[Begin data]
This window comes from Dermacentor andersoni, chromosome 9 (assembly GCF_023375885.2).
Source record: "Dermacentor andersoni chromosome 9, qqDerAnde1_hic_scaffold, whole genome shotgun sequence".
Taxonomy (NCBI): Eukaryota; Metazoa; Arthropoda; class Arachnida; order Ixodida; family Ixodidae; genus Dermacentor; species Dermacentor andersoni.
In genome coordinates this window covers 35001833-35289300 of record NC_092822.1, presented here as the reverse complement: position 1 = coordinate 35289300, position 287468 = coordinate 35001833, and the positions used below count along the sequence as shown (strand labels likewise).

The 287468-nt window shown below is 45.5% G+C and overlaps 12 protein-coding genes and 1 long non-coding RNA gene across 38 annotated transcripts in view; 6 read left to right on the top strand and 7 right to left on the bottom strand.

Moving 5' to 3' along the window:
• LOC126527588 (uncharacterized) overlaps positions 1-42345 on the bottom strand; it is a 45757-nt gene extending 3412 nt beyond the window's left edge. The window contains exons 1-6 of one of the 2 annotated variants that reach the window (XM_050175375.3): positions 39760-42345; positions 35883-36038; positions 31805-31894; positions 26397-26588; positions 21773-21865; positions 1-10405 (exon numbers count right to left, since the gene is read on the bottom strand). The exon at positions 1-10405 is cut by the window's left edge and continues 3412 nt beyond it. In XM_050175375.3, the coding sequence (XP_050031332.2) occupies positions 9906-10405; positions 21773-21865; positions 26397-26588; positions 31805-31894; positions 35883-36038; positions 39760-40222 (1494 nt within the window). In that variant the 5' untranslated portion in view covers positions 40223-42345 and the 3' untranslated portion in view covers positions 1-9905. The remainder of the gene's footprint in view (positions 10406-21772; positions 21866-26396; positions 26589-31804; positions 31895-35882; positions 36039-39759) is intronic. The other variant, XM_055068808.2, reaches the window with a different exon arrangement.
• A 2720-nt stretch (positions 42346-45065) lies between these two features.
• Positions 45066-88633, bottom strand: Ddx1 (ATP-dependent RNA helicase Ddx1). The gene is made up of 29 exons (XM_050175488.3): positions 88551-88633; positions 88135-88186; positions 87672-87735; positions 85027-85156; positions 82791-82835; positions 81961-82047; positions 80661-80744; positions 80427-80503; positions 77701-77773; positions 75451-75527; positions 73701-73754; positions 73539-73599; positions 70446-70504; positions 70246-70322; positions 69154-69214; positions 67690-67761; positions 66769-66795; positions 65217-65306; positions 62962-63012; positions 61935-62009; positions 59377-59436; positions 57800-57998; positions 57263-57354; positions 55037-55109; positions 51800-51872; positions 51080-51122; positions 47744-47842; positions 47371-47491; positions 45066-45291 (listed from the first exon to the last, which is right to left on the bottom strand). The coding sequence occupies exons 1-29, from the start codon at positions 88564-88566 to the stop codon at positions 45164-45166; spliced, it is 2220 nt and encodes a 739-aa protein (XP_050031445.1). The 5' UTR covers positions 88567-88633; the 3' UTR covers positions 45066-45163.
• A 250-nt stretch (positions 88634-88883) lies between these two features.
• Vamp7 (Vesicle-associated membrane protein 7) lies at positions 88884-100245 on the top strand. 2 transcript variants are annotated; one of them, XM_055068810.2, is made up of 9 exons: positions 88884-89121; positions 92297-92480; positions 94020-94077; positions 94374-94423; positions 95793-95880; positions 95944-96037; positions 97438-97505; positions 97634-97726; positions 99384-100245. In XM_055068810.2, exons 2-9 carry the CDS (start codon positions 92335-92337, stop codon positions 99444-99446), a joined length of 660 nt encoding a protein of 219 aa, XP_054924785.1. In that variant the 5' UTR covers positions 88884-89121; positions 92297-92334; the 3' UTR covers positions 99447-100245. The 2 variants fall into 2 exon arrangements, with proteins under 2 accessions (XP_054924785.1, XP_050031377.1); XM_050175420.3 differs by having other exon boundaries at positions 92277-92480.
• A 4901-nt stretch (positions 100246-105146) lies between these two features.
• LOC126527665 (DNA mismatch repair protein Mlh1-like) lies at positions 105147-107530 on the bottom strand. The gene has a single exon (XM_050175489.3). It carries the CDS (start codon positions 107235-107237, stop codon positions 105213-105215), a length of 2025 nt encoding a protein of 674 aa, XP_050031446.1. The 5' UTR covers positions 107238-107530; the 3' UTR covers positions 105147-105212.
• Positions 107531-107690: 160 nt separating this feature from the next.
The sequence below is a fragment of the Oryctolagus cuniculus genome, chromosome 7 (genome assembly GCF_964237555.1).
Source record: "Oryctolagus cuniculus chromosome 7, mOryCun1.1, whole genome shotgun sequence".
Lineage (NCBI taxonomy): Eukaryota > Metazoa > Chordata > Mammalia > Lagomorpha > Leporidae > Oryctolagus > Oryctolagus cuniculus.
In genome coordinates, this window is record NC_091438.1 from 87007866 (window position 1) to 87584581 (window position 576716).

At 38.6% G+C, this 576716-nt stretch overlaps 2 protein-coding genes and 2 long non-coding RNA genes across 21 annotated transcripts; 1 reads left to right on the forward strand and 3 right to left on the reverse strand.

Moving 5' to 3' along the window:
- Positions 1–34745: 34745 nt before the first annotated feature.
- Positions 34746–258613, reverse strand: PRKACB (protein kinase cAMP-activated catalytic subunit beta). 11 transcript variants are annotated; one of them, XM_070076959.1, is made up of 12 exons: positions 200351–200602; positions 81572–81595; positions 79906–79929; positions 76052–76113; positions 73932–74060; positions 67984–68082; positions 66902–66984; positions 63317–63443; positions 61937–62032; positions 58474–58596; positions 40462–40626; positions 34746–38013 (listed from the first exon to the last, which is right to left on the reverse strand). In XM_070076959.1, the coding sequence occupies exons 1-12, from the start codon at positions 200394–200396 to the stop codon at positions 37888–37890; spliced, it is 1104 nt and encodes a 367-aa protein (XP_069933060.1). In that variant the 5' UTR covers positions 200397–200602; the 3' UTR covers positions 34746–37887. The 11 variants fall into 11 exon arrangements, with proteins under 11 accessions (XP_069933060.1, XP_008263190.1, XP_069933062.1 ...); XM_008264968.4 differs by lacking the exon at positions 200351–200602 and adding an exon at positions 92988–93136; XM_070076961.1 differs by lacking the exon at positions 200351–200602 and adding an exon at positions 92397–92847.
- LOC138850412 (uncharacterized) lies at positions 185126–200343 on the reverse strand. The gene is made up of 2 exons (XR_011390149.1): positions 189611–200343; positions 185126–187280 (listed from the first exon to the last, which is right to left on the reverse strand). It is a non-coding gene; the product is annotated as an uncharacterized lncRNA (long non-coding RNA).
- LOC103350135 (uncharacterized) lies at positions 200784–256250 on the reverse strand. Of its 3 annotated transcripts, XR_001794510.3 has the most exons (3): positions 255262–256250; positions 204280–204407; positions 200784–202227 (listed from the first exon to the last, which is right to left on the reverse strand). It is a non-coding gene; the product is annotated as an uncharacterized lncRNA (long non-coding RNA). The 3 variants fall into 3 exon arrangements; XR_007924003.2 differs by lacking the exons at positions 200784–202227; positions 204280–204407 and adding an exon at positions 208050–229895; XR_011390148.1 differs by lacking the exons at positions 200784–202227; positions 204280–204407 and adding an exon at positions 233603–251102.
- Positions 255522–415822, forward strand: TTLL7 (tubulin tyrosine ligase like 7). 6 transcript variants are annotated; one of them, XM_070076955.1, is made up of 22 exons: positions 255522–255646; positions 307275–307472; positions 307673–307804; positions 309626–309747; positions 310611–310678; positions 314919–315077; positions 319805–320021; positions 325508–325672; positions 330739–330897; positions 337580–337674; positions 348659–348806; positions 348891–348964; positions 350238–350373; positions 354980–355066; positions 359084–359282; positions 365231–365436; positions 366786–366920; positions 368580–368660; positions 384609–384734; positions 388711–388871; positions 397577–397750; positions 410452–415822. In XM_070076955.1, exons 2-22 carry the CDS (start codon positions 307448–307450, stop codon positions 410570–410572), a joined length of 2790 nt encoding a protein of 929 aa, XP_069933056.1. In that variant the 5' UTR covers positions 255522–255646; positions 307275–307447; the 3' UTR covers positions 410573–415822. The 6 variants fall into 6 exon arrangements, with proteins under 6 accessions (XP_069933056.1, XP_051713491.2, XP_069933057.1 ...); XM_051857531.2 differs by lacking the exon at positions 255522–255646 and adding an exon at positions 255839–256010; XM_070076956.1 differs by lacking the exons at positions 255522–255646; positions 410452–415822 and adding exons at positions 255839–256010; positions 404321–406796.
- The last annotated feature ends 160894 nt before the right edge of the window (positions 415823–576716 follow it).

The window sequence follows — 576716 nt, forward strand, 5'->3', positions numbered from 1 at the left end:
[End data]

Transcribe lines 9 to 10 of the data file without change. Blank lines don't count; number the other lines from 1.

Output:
• Positions 45066-88633, bottom strand: Ddx1 (ATP-dependent RNA helicase Ddx1). The gene is made up of 29 exons (XM_050175488.3): positions 88551-88633; positions 88135-88186; positions 87672-87735; positions 85027-85156; positions 82791-82835; positions 81961-82047; positions 80661-80744; positions 80427-80503; positions 77701-77773; positions 75451-75527; positions 73701-73754; positions 73539-73599; positions 70446-70504; positions 70246-70322; positions 69154-69214; positions 67690-67761; positions 66769-66795; positions 65217-65306; positions 62962-63012; positions 61935-62009; positions 59377-59436; positions 57800-57998; positions 57263-57354; positions 55037-55109; positions 51800-51872; positions 51080-51122; positions 47744-47842; positions 47371-47491; positions 45066-45291 (listed from the first exon to the last, which is right to left on the bottom strand). The coding sequence occupies exons 1-29, from the start codon at positions 88564-88566 to the stop codon at positions 45164-45166; spliced, it is 2220 nt and encodes a 739-aa protein (XP_050031445.1). The 5' UTR covers positions 88567-88633; the 3' UTR covers positions 45066-45163.
• A 250-nt stretch (positions 88634-88883) lies between these two features.